Sunday, December 07, 2014

Links & Reviews

- The Center for Media and Social Impact has issued a "Statement of Best Practices in Fair Use of Orphan Works for Libraries & Archives."

- French scientists are working to date the Aztec manuscript known as the Codex Borbonicus.

- Jill Lepore writes on the theft of Justice Felix Frankfurter's papers from the Library of Congress, broadening that to discuss the state of the papers of all Supreme Court justices.

- Longtime friend of the blog Laura Massey has opened her own rare book business, Alembic Rare Books.

- The New York City Bar Association sale at Doyle New York on 24 November saw a very high total of $2,369,231, with all lots selling. I'll have more on this sale in the next FB&C.

- The NYTimes covers the ongoing dispute over the estate of Maurice Sendak, featuring the first interview with Sendak executor Lynn Caponera. There's more coverage and analysis of this case in the Connecticut Law Tribune.

- Molly Hardy discusses the NAIP and its possible uses in bibliometric analysis.

- From Atlas Obscura, "Lost Museums of New York."

- The Antikythera Mechanism has been determined to date from around 205 B.C., earlier than previously thought.

- Rachel Nuwer reports for Smithsonian on the digital reconstruction of Livingstone's diary.

- Terry Belanger's summary of the "Acknowledging the Past, Forging the Future" symposium, along with a PDF version of his full report, has been posted on the ABAA blog.

- A collector left a 13th-century Chinese scroll worth more than $1m on a Paris-to-Geneva train; the scroll remains missing.

- Jennifer Schuessler covered the "First Editions, Second Thoughts" auction at Christie's this week for the NYTimes. More coverage from The Guardian.

- The literary archive of Gabriel García Márquez will go to the Harry Ransom Center at the University of Texas at Austin.

- The NYTimes reported on the launch of Digital Einstein, a digital repository of some 80,000 Einstein-related documents. Walter Isaacon wrote about the launch in a WSJ essay (which contains some misguided notions about what digitization means for scholars and viewing original documents).

- Andrea Cawelti posted on the Houghton Library blog about circulating libraries during Jane Austen's time.

- Johanna Drucker has published a new essay, "Distributed and Conditional Documents: Conceptualizing Bibliographical Alterities."

- Philip Pullman writes on William Blake in The Guardian.

- Jennifer Howard covers the "Failure in the Archives" conference for The Chronicle of Higher Ed.

- Newly-recognized unpublished Oscar Wilde materials, including a notebook from around 1880, a corrected typescript of Salome, and a partial draft of "The Ballad of Reading Gaol," will be displayed at the Rosenbach of the Free Library of Philadelphia beginning in late January.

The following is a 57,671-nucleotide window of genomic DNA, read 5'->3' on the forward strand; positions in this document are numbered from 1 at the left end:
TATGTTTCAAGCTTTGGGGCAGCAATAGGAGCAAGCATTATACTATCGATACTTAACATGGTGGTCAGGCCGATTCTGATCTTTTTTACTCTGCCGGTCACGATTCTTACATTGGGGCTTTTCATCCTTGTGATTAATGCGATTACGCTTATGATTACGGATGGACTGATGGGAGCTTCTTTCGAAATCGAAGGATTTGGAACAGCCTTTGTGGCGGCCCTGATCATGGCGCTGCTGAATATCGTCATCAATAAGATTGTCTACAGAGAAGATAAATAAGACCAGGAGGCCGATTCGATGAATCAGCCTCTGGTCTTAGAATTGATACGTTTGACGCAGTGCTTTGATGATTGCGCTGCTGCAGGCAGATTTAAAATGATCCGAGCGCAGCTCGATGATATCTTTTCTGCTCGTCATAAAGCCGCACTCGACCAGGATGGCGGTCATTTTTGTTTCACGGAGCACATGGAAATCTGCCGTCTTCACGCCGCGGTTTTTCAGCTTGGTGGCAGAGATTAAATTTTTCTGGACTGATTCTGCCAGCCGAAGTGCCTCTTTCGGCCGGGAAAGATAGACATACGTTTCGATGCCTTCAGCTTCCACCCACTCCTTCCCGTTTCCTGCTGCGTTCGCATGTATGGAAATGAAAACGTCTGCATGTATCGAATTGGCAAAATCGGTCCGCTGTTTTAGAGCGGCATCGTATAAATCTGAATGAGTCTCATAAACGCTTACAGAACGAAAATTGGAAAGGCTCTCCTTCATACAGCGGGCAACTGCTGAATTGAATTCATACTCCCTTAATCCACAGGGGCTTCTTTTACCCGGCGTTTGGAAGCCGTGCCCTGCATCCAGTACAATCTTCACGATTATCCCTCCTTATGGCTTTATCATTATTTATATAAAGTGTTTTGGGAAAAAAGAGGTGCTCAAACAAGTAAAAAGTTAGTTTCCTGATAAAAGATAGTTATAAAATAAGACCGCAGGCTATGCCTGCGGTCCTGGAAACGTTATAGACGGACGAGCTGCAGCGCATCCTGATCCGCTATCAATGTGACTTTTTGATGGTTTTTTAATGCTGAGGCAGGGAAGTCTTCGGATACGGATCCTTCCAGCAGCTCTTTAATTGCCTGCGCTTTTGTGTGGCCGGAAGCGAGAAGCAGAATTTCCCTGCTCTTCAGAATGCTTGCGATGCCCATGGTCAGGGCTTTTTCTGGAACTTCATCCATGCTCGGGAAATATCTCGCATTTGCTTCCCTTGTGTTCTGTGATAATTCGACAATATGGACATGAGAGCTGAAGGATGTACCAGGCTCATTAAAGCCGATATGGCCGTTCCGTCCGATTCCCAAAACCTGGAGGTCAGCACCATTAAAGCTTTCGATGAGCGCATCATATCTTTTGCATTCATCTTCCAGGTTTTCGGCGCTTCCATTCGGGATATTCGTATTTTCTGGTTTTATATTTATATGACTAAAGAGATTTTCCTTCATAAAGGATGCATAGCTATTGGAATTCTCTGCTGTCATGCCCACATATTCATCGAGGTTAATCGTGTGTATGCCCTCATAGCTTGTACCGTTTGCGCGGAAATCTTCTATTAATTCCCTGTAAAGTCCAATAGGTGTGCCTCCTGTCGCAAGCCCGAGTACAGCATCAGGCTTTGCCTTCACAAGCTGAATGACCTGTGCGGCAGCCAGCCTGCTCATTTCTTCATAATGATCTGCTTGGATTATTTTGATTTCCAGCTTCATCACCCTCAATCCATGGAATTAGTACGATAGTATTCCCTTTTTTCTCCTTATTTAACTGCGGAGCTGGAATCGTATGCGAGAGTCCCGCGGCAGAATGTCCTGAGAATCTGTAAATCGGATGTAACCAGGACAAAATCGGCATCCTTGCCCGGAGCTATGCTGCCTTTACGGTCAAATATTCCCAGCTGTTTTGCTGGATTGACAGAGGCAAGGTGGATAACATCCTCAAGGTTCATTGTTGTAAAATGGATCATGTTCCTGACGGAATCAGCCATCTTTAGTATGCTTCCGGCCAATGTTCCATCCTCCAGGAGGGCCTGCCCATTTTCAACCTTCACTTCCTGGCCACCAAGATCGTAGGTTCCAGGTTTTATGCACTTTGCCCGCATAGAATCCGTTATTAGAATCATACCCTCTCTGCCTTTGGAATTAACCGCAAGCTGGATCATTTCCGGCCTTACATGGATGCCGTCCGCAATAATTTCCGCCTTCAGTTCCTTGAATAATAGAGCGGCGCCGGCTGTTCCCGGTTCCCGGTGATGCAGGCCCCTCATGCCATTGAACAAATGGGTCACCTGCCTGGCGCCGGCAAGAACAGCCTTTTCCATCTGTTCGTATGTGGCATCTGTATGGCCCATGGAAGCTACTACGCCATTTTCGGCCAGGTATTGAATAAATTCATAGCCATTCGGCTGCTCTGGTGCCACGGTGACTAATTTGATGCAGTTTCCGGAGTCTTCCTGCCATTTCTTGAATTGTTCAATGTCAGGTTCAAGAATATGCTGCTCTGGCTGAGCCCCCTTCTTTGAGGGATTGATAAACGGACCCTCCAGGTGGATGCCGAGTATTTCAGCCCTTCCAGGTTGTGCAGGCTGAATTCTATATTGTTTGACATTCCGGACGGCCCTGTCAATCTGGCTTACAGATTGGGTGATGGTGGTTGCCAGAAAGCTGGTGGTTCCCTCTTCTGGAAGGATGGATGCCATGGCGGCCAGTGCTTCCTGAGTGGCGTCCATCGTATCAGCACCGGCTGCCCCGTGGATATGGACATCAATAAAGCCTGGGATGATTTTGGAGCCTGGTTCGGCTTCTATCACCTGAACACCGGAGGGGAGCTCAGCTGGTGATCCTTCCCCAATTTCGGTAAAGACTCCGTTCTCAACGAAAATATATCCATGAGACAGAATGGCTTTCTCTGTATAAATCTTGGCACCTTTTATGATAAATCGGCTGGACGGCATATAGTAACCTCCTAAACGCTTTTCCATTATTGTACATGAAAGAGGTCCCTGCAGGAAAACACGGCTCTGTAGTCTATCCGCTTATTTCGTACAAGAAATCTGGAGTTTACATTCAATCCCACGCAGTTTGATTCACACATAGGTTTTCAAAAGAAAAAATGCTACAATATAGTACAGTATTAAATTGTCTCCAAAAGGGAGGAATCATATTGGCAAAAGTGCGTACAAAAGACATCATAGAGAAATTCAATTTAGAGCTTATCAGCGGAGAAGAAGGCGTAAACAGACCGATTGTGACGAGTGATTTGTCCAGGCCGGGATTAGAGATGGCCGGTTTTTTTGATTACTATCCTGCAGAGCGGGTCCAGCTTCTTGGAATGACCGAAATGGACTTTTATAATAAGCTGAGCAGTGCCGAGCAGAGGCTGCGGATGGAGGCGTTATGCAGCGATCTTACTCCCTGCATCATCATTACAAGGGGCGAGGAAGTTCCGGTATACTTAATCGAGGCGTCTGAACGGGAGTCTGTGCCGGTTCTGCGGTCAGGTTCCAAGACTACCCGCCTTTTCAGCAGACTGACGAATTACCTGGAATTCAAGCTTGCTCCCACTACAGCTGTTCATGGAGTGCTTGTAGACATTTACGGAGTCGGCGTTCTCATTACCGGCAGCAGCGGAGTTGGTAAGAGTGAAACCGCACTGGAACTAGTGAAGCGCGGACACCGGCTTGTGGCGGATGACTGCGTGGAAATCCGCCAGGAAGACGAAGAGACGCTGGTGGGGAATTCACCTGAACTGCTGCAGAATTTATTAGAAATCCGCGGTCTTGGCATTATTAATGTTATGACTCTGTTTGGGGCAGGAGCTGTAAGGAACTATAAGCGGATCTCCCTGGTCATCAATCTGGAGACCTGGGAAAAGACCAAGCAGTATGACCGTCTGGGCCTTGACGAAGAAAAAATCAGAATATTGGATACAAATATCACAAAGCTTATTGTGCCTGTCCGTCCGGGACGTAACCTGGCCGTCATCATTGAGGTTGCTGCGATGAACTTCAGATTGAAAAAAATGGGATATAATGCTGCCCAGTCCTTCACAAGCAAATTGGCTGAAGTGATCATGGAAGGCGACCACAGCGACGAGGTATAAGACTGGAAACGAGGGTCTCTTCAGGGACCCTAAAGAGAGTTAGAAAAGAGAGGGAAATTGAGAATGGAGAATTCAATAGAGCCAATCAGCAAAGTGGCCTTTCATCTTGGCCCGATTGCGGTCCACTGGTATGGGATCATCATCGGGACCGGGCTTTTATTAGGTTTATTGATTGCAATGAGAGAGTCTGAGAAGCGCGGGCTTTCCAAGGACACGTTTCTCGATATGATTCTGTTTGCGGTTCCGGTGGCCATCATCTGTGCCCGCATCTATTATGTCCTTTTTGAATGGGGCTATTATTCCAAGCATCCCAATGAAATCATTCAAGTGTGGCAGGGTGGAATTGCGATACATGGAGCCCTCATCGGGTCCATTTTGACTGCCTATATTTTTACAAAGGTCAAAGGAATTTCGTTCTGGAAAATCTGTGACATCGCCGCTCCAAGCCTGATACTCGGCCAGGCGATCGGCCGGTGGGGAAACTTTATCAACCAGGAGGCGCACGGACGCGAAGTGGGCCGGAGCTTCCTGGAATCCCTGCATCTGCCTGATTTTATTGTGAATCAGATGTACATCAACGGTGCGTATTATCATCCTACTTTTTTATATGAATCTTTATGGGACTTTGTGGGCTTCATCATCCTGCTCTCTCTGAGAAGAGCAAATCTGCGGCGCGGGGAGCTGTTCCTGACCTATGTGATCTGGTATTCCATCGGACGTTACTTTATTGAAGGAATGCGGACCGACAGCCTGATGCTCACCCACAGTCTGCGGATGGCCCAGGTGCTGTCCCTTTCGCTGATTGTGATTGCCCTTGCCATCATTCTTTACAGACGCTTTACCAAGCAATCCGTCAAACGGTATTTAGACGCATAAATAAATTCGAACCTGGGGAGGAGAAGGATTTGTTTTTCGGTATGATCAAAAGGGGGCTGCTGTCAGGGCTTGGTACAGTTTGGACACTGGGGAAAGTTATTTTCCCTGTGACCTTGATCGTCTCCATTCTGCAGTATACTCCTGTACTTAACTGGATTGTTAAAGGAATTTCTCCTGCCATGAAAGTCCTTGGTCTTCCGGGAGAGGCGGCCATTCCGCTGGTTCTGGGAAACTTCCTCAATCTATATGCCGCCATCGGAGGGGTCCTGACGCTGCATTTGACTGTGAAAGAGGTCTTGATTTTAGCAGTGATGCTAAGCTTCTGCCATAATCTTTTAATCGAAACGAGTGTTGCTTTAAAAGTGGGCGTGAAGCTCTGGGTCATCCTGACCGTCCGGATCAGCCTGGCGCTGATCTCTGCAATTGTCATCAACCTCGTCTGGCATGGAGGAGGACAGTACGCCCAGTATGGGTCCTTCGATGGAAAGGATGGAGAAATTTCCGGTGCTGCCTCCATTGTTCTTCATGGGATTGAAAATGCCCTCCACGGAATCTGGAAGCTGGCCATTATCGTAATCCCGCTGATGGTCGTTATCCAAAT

- A letter thought to have inspired Kerouac's On the Road, long thought lost, has been found and will be sold by the auction house Profiles in History on 17 December.

- An unpublished libretto by Raymond Chandler has been identified at the Library of Congress.

- A UK court has declared that a ban on sending books to prisoners was not lawful.

- Adventures in Book Collecting highlights collector Estelle Doheney.

- Five books from Oscar Wilde's library have been identified at the National Library of the Netherlands (KB).

- A manuscript of George Washington's 1789 Thanksgiving Proclamation (which I had the good fortune to see displayed at the Boston Book Fair last month) has sold to a private collector for $8.4 million.

- The BPL has launched a special collections blog, Collections of Distinction.

- Candida Moss reports for The Daily Beast on the online trade in early manuscripts.

- Sotheby's London will sell The Felix Dennis Collection, including works by Eric Gill, on 9 December. A Dylan Thomas manuscript and E.H. Shepard illustrations are expected to sell well.

- The Library History Round Table has issued its annual call for papers for the Justin Winsor Library History Essay Award. Submissions are due by 31 January 2015.

- Tim Parks writes for the NYRB about reading with a pen in your hand.

- An 18th-century manuscript map of New Mexico has been acquired by the New Mexico History Museum.

- A Shakespeare First Folio has been discovered in the public library of the French town of Saint-Omer. More coverage from the NYTimes, Fine Books Blog, OUP Blog. Eric Rasmussen talked to USA Today about identifying the book.

- Daniel Akst connects today's e-book subscription services with the membership libraries begun in the 18th century.

- Eric Kwakkel writes on the uses of shelfmarks, catalogs, &c. in the medieval library.

Reviews

- Kate Williams' Ambition and Desire; review by Caroline Weber in the NYTimes.

- Margery Heffron's The Other Mrs. Adams; review by Muriel Dobbin in the Washington Times.

- Andrew Roberts' Napoleon Bonaparte; review by Michael F. Bishop in the WaPo.

- Kirstin Downey's Isabella: The Warrior Queen; review by Kathryn Harrison in the NYTimes.

- Cary Elwes' As You Wish; review by Neil Genzlinger in the NYTimes.

- Pioneer Girl: The Annotated Autobiography; reviews by Bich Minh Nguyen in the LATimes and Jennifer Maloney in the WSJ.

- Fredrik Sjoberg's The Fly Trap; review by Jennie Erin Smith in the TLS.

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